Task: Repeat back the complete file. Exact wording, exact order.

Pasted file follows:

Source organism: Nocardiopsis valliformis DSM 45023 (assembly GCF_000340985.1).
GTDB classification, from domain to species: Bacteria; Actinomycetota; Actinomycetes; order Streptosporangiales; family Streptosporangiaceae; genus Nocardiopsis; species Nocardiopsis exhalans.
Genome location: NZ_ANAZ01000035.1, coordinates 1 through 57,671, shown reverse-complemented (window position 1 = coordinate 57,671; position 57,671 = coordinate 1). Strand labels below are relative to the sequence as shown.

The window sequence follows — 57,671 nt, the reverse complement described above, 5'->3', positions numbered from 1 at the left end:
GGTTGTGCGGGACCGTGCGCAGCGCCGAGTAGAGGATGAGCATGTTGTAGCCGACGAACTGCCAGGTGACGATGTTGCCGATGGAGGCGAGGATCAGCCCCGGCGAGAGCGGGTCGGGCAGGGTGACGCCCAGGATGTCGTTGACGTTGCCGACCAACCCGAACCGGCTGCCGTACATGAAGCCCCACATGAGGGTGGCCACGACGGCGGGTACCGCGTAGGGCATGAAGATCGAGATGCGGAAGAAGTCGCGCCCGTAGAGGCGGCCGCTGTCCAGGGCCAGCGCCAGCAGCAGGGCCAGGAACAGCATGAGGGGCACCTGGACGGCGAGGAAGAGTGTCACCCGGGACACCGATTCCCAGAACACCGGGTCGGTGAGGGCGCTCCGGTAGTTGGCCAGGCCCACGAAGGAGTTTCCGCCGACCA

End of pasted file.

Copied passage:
Source organism: Nocardiopsis valliformis DSM 45023 (assembly GCF_000340985.1).
GTDB classification, from domain to species: Bacteria; Actinomycetota; Actinomycetes; order Streptosporangiales; family Streptosporangiaceae; genus Nocardiopsis; species Nocardiopsis exhalans.
Genome location: NZ_ANAZ01000035.1, coordinates 1 through 57,671, shown reverse-complemented (window position 1 = coordinate 57,671; position 57,671 = coordinate 1). Strand labels below are relative to the sequence as shown.

The window sequence follows — 57,671 nt, the reverse complement described above, 5'->3', positions numbered from 1 at the left end:
GGTTGTGCGGGACCGTGCGCAGCGCCGAGTAGAGGATGAGCATGTTGTAGCCGACGAACTGCCAGGTGACGATGTTGCCGATGGAGGCGAGGATCAGCCCCGGCGAGAGCGGGTCGGGCAGGGTGACGCCCAGGATGTCGTTGACGTTGCCGACCAACCCGAACCGGCTGCCGTACATGAAGCCCCACATGAGGGTGGCCACGACGGCGGGTACCGCGTAGGGCATGAAGATCGAGATGCGGAAGAAGTCGCGCCCGTAGAGGCGGCCGCTGTCCAGGGCCAGCGCCAGCAGCAGGGCCAGGAACAGCATGAGGGGCACCTGGACGGCGAGGAAGAGTGTCACCCGGGACACCGATTCCCAGAACACCGGGTCGGTGAGGGCGCTCCGGTAGTTGGCCAGGCCCACGAAGGAGTTTCCGCCGACCA